Monday, June 10, 2013

Genesis 47: Just Turn Them Into Slaves

Today's Podcast

Jacob's Family Settles in Goshen (v. 1-12)

Joseph took some of his brothers to Pharaoh and asked his permission to move to Goshen, Pharaoh said sure. The Joseph brought Jacob in to see Pharaoh and Jacob blessed the Pharaoh twice. Pharaoh asked how old he is and Jacob replied 130 years. Interestingly, Jacob also said his life has contained evil and is shorter than the life of his fathers.

Jacob blessing the Pharaoh seems strange to me, but I guess Jacob was incredibly successful. Perhaps one powerful person blessing another is just a sign of respect. Still the person in need blessing the person with plenty seems backwards.

According to Guzik, I seem to have the right idea here
Pharaoh acknowledged Jacob was a man of God by accepting his blessing. In the Egyptian religion, Pharaoh himself was thought to be a god. They considered Pharaoh the human embodiment of Ra, the sun god. This means that it was remarkable that he allowed Israel to bestow a blessing on him.
I try to take things at face value for my analysis as much as possible, but it seems to me that this was likely inserted here to add legitimacy to the story. "Look, even the powerful Pharaoh accepted Jacob's blessing". Obviously just a guess, but the whole thing certainly seems strange.

I also found the idea of evil in his life making him live less time interesting. I know people often claim that the people right after the fall lived very long (~900 years) and their years grew shorter as sin crept in. As I recall, there's wasn't a lot of actual biblical evidence for that, is this some indication of that type of thing? Furthermore, is the claim that sin will generally make people live shorter lives? This seems like it could be easily falsified.

I love how Guzik just reads into this whatever he wants to see. In describing how old he is, Jacob uses the word pilgrimage, and it is interpreted this way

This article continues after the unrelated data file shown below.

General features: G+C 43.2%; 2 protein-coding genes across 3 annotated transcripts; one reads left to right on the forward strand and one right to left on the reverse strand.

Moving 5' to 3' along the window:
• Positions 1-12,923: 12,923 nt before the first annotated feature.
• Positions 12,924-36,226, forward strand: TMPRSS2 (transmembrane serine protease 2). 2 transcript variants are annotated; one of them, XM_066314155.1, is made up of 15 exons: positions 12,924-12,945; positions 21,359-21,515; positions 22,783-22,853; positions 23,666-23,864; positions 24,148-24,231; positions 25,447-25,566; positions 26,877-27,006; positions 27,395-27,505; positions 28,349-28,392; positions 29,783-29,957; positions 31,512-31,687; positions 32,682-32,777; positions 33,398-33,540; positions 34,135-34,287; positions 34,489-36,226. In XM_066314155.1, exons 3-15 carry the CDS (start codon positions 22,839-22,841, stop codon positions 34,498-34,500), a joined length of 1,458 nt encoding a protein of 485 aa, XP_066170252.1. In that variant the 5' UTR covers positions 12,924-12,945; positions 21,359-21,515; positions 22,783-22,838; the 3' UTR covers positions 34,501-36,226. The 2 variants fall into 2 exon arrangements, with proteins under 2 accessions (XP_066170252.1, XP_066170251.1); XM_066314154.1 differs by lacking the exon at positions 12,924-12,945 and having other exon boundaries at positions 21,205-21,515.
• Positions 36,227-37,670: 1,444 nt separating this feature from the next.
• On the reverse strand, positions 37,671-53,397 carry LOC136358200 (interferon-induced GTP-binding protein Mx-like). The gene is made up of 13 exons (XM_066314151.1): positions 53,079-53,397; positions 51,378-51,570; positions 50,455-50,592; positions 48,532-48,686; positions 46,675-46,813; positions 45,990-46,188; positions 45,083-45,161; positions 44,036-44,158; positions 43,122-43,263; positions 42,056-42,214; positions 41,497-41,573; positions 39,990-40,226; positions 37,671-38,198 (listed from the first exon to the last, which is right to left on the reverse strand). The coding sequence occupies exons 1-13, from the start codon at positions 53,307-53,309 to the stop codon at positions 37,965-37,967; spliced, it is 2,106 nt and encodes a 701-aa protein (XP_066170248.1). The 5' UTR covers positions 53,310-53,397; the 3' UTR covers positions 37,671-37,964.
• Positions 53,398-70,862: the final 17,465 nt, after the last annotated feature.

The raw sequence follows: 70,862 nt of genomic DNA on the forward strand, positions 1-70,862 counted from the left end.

Jacob confessed he was on a pilgrimage. He knew that his real home was somewhere else: heaven.
Didn't they not even have an idea of heaven back then, but instead it was all about living on through your offspring? I wish I had a good reference for this, but I'm pretty damn sure that the whole concept of heaven didn't come along until much later.

Joseph and the Famine (v. 13-31)

The famine was very harsh and everyone used all of their money to buy food from Joseph, which went into the coffers of the Pharaoh. The people then complained that they had no money and had to buy food, so Joseph said he would take their livestock. The next year they came back and said they had no food or animals and Joseph gave them food in exchange for their land and for them to work the land as slaves to Pharaoh. Since the Pharaoh owns the land, from now on he will get 20% of whatever is produced.

The biggest problem I have here is that they are buying their own food back from the government. They got taxed very severely in the times of plenty and are now having to give up everything they own to get the food back that they grew themselves. Then at the end it is declared that since they are owned by the Pharaoh they have to pay him 20% of whatever they make from now on. But that's what they had to pay for the 7 years before the famine, so what has changed? They should have just given the food back to the people, when people are starving, how does it make sense to give them food in exchange for their ability to produce more food in the future?

Jacob lived another 17 years and they prospered in Egypt, but when he was about to die he made Joseph promise to bury him where his fathers were buried rather than in Egypt.

Wait a minute, I can't believe I didn't notice this until just now. Jacob had two fathers, apparently gay marriage is endorsed in the bible. Case closed.

1 comment:

  1. In perusing about the way Joseph took care of the economy of Egypt and its resulting impact on the general population you may be left with blended feelings. Was Joseph a saint or a goat? Is it true that he was a companion of the general population or a pawn of Pharaoh? Is it accurate to say that he was doing Gods will or not? These are great inquiries that merit further investigation. Pharaoh's land


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